Is the Church right?

The Church’s reasoning is forceful and interesting. I expert it was written by a lawyer with relevant experience, perhaps James Dingemans QC (just a guess). It should be taken seriously.

One issue I have with the response is that the warning in the introduction: “it must be very doubtful whether limiting same-sex couples to non-religious forms and ceremonies could withstand a challenge under the European Convention on Human Rights ” This does not really match up with “serious prospect of a successful challenge” at paragraph 32 or indeed the “good prospect of success” at 38.


I would put the prospects of success at no more (but also no less) than “reasonable”. It may be that once a state decides to implement gay marriage, the court will be less cautious in ruling on how exactly the rules are implemented. But, a claimant would still face very significant hurdles. It is clear from Schalk is that the European Court of Human Rights is still a long way from seeking to dictate how states should or should not legislate for gay marriage.

Whilst the Church is correct to highlight that Schalk was about a state where there was no gay marriage at all, even with the innovation of Article 9 of the Charter and the involvement of Article 14 (anti-discrimination), the Court is still likely to give individual states a wide margin of appreciation as to how it legislates for gay marriage, particularly in the highly sensitive religious context. An analogy might be drawn with prisoner voting, an issue which is also highly controversial, where the court has recently re-emphasised that whilst indiscriminate bans are not allowed, states have a very wide range or possibilities as to how they let prisoners vote.

The small print

One final point. Reading the small print, the Church is not arguing that if a legal challenge was successful then all religious institutions would be forced to conduct gay marriages. That really would be fanciful. Rather, it would be open for them to do so. The Church fears that this would require “a considerable amount of further legislative provision” in order to “protect the position of the Church of England and other religious bodies”.

They may be right on this, but this is hardly a reason to ditch the plans, if all that the Church is really concerned about is the potential (and still unlikely) need for new legislation at some distant point in the future – and it would be some way in the future before a claimant manages to take their case to Strasbourg and win.

Indeed, this is actually similar to what happened in respect of civil partnerships. Originally, they were not allowed to happen on religious premises, but since December 2011 that ban has been lifted. At the time religious authorities expressed concerns that they would be forced to conduct civil ceremonies, but this blog doubted that prospect.

As I have suggested before, my expectation is that, as was the case with civil partnerships, once the equal marriage proposals are implemented and the sky does not fall in, the ban on marriages taking place on religious premises will be lifted in due course too. Given the melodrama which surrounded the introduction of civil partnerships, and the non-catastrophe which followed, I tend to agree with this excellent New Yorker editorial:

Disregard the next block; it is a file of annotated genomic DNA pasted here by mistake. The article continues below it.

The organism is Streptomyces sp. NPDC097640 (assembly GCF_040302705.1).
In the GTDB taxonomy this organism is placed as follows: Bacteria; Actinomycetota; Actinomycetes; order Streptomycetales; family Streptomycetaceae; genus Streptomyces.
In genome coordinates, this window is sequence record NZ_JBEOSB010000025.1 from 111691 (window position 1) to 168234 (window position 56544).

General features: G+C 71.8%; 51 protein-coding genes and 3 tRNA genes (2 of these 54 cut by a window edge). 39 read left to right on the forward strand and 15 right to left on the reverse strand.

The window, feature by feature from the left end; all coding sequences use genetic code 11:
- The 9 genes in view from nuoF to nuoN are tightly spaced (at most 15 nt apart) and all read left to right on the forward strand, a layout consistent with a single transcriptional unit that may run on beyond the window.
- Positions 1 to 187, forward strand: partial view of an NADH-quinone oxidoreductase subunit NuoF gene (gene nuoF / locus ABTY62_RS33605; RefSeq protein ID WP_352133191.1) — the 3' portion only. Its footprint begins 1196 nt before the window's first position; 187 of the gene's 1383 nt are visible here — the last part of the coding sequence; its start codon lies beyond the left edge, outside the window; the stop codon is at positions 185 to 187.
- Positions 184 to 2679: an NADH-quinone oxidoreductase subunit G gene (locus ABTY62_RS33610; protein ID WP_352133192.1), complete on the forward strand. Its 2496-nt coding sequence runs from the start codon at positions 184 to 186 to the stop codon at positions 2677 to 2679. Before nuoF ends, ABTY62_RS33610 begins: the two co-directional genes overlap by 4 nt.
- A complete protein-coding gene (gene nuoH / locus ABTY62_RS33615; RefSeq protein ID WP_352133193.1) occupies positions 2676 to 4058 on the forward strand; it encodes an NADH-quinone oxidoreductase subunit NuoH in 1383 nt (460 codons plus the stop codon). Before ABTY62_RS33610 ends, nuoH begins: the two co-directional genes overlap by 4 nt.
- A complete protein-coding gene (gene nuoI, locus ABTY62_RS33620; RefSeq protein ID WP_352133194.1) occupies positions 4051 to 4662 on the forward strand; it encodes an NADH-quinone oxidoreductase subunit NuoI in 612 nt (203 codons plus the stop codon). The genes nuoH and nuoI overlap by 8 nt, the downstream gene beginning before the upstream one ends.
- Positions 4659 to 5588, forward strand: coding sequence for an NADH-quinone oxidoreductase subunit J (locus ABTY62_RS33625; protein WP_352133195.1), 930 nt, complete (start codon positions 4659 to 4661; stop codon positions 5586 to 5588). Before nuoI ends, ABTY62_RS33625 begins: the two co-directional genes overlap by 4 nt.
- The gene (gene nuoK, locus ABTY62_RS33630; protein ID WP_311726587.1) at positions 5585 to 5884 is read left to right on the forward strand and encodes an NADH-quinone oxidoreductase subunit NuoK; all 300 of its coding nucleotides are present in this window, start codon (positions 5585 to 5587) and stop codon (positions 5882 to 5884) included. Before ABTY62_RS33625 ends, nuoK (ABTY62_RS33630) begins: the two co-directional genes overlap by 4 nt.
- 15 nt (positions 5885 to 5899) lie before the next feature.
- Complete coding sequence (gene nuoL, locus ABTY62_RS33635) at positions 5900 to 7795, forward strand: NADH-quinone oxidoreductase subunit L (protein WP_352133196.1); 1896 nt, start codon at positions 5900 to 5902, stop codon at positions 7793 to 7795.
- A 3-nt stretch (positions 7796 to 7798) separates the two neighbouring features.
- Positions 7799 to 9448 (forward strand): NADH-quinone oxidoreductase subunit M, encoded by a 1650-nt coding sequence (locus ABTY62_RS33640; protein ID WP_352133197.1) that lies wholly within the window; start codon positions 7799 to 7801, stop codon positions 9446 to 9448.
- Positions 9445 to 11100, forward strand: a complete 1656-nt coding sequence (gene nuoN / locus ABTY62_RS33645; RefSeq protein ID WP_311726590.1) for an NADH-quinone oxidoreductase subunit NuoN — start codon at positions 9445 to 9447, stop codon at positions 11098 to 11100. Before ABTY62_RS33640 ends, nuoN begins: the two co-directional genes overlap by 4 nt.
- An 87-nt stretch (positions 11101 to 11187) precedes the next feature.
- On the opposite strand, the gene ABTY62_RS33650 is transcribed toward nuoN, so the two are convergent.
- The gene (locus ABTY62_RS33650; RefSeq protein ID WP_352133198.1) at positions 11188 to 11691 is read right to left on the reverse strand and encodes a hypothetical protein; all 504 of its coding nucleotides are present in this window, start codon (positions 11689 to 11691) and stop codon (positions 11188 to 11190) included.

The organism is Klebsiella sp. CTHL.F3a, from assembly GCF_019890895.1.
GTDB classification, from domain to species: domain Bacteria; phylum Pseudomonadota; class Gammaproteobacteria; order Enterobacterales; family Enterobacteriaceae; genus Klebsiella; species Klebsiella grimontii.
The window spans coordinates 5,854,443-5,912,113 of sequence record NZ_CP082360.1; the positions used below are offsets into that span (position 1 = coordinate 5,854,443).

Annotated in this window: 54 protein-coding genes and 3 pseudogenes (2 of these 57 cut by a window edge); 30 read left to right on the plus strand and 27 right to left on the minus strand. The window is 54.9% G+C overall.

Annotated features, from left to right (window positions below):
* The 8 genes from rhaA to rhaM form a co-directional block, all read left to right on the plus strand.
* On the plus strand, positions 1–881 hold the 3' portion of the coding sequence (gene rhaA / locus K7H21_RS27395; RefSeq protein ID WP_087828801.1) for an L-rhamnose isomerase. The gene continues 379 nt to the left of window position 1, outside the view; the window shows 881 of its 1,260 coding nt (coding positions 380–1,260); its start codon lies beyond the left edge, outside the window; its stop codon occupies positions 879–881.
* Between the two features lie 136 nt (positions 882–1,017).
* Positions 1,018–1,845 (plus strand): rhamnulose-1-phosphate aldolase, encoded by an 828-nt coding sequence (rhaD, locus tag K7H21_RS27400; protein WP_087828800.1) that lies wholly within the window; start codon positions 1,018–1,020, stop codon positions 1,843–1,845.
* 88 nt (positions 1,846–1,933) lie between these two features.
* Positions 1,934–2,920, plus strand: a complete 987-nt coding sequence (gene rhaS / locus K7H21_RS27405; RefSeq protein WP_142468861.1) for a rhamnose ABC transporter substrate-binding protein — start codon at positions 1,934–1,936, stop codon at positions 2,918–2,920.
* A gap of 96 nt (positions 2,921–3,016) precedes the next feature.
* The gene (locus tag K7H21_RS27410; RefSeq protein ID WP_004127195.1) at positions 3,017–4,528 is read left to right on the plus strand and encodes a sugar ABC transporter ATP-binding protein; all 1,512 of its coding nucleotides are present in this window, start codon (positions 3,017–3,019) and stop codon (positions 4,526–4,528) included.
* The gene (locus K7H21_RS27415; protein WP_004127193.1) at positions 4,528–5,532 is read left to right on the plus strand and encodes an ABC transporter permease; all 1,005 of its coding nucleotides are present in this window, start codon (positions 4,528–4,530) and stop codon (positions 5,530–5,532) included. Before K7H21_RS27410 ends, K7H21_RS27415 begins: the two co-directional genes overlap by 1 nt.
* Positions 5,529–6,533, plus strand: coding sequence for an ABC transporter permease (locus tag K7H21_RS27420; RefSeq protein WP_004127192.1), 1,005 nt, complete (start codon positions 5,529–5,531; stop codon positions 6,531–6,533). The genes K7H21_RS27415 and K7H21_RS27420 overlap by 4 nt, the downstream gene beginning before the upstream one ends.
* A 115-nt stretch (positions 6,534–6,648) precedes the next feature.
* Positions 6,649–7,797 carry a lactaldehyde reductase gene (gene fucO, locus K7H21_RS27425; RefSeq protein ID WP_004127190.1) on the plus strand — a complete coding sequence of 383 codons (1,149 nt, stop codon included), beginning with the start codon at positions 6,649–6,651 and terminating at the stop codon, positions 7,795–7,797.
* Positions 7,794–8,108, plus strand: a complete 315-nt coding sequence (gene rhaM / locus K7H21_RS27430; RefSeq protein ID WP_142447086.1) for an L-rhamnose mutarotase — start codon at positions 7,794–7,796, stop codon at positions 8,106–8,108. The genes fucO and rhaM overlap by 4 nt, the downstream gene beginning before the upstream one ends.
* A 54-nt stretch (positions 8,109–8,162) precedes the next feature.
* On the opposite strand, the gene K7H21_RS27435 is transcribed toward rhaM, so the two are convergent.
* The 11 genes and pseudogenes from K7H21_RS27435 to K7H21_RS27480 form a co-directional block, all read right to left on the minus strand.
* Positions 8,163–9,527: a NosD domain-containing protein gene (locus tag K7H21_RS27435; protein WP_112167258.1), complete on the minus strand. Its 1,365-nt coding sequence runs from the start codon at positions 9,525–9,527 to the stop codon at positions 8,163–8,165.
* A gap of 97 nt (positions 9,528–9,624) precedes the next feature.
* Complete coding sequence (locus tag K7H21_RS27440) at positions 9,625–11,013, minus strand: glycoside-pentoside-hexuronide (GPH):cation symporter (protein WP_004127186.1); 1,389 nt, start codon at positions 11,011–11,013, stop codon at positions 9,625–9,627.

One day, not long from now, it will be hard to remember what worried people so much about gay and lesbian couples committing themselves to marriage.

So the Church may be right about a potential human rights challenge to the changes as proposed in the Equal Marriage Consultation. But it has inflated the chances of the challenge succeeding. More importantly, even if such a challenge was successful, it is inconceivable that a court would force any religious institution to perform a gay marriage; the most that it would do is rule that religious organisations should be given the choice. This is hardly earth shattering. The Church’s concerns may be real but they should not be a bar to the proposals becoming a reality.

Sign up to free human rights update s by email, Facebook, Twitter or RSS

Related posts:


  1. Andrew says:

    If the law sets out in terms that the refusal of a religious body to celebrate same-sex marriage is not to be regarded as a breach of their human rights – with a clear signal that if ECtHR says otherwise it will be ignored – then fine. Do it.

    One other wrinkle: any reference to “marriage” in a will made before the law is changed should mean “man-and-woman” marriage – whenever the testator dies. Parliament should not be taken to have changed people’s existing wills.

  2. Sonia says:

    I can understand that every one wants to be treated equally and have the same rights as others, but at what point does the beliefs of the church become relevant. If a church does not condone gay marriage, it should not have to perform gay marriages. If a person is practicing a religion that does not conform to their life choices then maybe they should find a religion that does. Why should a church or religion change its fundamental beliefs because others feel that it should?

  3. Panama says: